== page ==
United States military relations with Latin America grow less and less transparent
by David Brooks
United States Special Forces are ever more present in Latin America for jobs of training and intelligence gathering and for other military missions that, along with other US aid programs to the region, are carried out under the heading of the old war on drugs scheme, despite calls for a change in anti-drug policies, a new report on United States security assistance in the hemisphere concludes.
The report, published today by three centers for research and analysis – the Latin America Working Group Education Fund (LAWGEF), the Center for International Policy (CIP) and the Washington Office on Latin America (WOLA), which maintain a joint data bank on United States assistance programs for Latin America – shows that although the level of US assistance has been reduced to one of the lowest in a decade, what is of concern is a greater emphasis on less transparent military relations and deafness to the growing chorus throughout the hemisphere in favor of a rethinking prohibitionist drug policies.
“Much of what takes place may not show up as large budget amounts, but it is shrouded by secrecy, poor reporting to Congress and the public, and a migration of programs’ management from the State Department to the Defense Department,” the report, “Time to Listen: Trends in U.S. Security Assistance to Latin America and the Caribbean” [“Hora de escuchar: tendencias en asistencia de seguridad de Estados Unidos hacia América Latina y el Caribe”] stresses.
The report indicates furthermore that during the past few years “the United States has expanded its direct involvement in counternarcotics operations in the Western Hemisphere,” especially in Central America.
The report emphasizes that, as in almost all other areas, the Barack Obama administration has favored the use of Special Forces in it security policies and that they will be used more and more for training and organizing armies in Latin America. “Such missions carry out functions that go beyond the mere provision of training. They allow the Special Forces units to become familiar with the terrain, the culture and key officials in countries where they may some day operate,” the report states. It adds, “They allow United States personnel to gather confidential information about the host countries.”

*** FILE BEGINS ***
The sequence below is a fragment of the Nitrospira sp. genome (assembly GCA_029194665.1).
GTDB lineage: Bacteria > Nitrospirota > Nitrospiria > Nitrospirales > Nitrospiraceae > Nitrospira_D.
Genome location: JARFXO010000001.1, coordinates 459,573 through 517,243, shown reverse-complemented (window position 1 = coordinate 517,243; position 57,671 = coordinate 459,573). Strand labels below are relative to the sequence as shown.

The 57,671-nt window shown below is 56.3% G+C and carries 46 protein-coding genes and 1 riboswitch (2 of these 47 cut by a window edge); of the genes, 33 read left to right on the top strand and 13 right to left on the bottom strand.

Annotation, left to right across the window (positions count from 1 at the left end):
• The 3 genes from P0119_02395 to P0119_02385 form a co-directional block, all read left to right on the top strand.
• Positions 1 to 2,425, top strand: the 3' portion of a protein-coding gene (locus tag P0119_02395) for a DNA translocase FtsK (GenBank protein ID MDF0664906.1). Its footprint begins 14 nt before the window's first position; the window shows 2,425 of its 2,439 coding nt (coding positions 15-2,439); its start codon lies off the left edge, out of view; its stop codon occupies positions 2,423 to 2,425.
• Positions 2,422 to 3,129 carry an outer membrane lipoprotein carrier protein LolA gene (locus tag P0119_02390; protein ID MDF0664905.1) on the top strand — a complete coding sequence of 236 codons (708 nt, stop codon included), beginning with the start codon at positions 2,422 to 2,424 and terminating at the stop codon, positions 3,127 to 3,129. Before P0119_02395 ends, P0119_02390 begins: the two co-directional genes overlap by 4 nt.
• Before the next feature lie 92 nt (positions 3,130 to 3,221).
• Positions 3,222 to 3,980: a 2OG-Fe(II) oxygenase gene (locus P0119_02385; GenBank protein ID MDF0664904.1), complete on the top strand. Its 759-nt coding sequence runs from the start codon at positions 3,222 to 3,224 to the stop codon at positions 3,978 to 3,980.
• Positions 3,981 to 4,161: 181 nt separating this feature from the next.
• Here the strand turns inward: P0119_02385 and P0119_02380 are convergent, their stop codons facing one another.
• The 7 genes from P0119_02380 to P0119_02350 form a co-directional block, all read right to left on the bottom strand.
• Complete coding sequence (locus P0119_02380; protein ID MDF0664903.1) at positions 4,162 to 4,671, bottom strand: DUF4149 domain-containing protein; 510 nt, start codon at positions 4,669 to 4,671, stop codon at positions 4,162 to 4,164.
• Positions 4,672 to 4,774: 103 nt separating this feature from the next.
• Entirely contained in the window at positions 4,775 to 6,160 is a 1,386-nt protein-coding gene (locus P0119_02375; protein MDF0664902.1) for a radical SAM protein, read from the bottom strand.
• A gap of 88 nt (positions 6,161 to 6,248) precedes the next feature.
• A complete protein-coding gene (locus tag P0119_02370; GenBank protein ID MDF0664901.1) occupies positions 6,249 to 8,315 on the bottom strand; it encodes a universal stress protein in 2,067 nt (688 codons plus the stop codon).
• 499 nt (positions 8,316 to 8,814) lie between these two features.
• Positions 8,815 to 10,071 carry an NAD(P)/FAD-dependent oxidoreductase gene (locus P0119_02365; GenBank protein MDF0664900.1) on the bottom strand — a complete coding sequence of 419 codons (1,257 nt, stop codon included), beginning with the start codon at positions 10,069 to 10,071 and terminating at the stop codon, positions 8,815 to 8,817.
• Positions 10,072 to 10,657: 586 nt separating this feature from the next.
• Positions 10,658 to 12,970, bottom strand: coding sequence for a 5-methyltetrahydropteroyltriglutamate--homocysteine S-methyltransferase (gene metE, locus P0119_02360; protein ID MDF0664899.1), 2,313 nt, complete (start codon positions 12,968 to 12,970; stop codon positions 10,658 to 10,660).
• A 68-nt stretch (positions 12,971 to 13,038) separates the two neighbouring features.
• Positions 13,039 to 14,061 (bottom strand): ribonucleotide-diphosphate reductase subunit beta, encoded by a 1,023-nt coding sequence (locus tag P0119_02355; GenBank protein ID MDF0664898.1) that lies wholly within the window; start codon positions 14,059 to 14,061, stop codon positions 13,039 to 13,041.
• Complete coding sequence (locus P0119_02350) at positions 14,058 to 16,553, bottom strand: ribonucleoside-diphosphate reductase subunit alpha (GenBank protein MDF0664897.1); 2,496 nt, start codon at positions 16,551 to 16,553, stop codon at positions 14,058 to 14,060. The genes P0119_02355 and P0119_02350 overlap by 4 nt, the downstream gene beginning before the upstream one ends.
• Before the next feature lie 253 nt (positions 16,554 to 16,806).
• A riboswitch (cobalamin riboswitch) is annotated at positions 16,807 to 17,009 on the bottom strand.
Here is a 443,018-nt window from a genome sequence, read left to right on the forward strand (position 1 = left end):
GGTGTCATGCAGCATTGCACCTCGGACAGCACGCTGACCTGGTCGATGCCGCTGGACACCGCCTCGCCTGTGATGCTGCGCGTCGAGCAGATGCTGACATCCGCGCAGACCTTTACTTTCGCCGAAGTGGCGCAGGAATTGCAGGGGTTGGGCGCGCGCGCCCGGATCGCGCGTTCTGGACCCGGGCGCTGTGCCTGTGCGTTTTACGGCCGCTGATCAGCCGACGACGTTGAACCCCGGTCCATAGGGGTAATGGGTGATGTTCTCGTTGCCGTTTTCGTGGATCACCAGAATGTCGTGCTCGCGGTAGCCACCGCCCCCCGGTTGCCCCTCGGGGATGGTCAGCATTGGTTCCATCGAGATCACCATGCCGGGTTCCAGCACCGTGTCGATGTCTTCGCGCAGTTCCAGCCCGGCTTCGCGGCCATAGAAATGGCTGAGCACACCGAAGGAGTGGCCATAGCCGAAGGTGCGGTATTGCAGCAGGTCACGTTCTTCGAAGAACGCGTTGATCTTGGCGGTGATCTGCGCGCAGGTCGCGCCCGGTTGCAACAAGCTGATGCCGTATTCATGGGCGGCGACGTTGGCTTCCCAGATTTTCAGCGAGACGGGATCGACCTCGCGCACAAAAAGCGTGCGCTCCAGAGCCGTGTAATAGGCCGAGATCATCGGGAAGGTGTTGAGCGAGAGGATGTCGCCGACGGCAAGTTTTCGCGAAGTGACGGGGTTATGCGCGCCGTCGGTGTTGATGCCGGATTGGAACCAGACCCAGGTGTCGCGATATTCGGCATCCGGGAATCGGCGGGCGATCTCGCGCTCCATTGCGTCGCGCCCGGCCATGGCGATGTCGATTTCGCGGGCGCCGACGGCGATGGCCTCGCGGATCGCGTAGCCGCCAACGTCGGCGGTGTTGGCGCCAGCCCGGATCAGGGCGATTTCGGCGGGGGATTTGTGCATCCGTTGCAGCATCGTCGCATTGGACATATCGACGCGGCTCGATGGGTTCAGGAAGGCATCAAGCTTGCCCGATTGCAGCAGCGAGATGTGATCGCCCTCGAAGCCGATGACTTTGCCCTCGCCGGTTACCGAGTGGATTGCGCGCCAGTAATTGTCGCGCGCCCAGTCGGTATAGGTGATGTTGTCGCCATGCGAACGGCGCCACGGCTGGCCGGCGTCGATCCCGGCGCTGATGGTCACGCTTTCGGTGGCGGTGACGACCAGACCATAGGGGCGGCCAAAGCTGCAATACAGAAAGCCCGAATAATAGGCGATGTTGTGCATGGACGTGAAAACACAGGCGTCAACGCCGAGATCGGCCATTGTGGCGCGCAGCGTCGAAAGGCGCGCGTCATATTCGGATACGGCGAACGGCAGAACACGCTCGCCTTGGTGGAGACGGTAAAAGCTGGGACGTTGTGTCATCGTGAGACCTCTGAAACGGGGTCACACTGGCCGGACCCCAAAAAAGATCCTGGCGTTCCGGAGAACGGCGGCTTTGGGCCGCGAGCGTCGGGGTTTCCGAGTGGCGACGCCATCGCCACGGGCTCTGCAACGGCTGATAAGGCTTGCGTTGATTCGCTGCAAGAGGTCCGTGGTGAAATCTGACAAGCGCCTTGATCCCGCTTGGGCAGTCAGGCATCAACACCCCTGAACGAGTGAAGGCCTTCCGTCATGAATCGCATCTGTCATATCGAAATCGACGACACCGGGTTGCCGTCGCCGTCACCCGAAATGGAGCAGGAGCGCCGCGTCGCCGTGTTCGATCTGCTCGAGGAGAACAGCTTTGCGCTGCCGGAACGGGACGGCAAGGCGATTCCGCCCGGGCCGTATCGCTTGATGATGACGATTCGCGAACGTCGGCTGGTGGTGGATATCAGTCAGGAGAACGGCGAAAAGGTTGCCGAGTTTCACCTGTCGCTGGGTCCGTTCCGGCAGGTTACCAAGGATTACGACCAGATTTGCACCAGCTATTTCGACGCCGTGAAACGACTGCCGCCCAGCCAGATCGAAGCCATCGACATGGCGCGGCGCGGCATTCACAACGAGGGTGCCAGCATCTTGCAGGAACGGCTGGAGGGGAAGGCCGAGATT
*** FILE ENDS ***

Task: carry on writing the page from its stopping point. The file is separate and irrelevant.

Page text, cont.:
There are also programs to establish more specialized military and police units and other élite forces that are trained and operate with the supervision of the United States and become “a low-cost mechanism for maintaining the presence and influence of the United States in the war on drugs,” the report claims. There are other teams like the Sensitive Investigative Units or SIU, ultra-secret élite groups of agents in the region under the supervision of the DEA and the CIA, operating in several countries, recently including Mexico. In fact, the DEA has more officers in Mexico than in any other of its foreign posts.
The report also stresses the broader role of Colombia in training and aid, as well as the export of its model to other Latin American countries in the context of the anti-drug effort, including Mexico, where Colombia has taken part in the training of thousands of Mexican police officers.
Failures of the “war on drugs”
At the same time, it states that 40 years after declaration of the “war on drugs,” with its empirical failures (since 2000, for example, Washington has spent approximately 12.5 billion dollars on anti-drug programs in Latin America, with minimal results), prominent voices in both civil society and the government favoring reformation of the anti-drug strategy and consideration of alternatives are gaining ever more force in the region, something Washington continues to ignore. “We have a fundamental request for our government: it is time to listen… to hear the call for new policies on drugs, for us and for the region,” the document emphasizes.
The report also includes data on United States military and police assistance to Latin America and the Caribbean, by region and country, from 1996 to what is planned for 2014. Mexico received 44.8 million dollars in 2006, a figure that has grown more than tenfold to reach 508 million in 2010, 166 million in 2012, 154 in 2013 and 127 million in 2014.
The report also broaches the topic of human rights and offers a series of recommendations.
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Tags: Center for International Policy, Central Intelligence Agency, Drug Enforcement Agency, Latin America, Latin America Working Group Education Fund, narco-trafficking, Sensitive Investigative Units, war on drugs, Washington Office on Latin America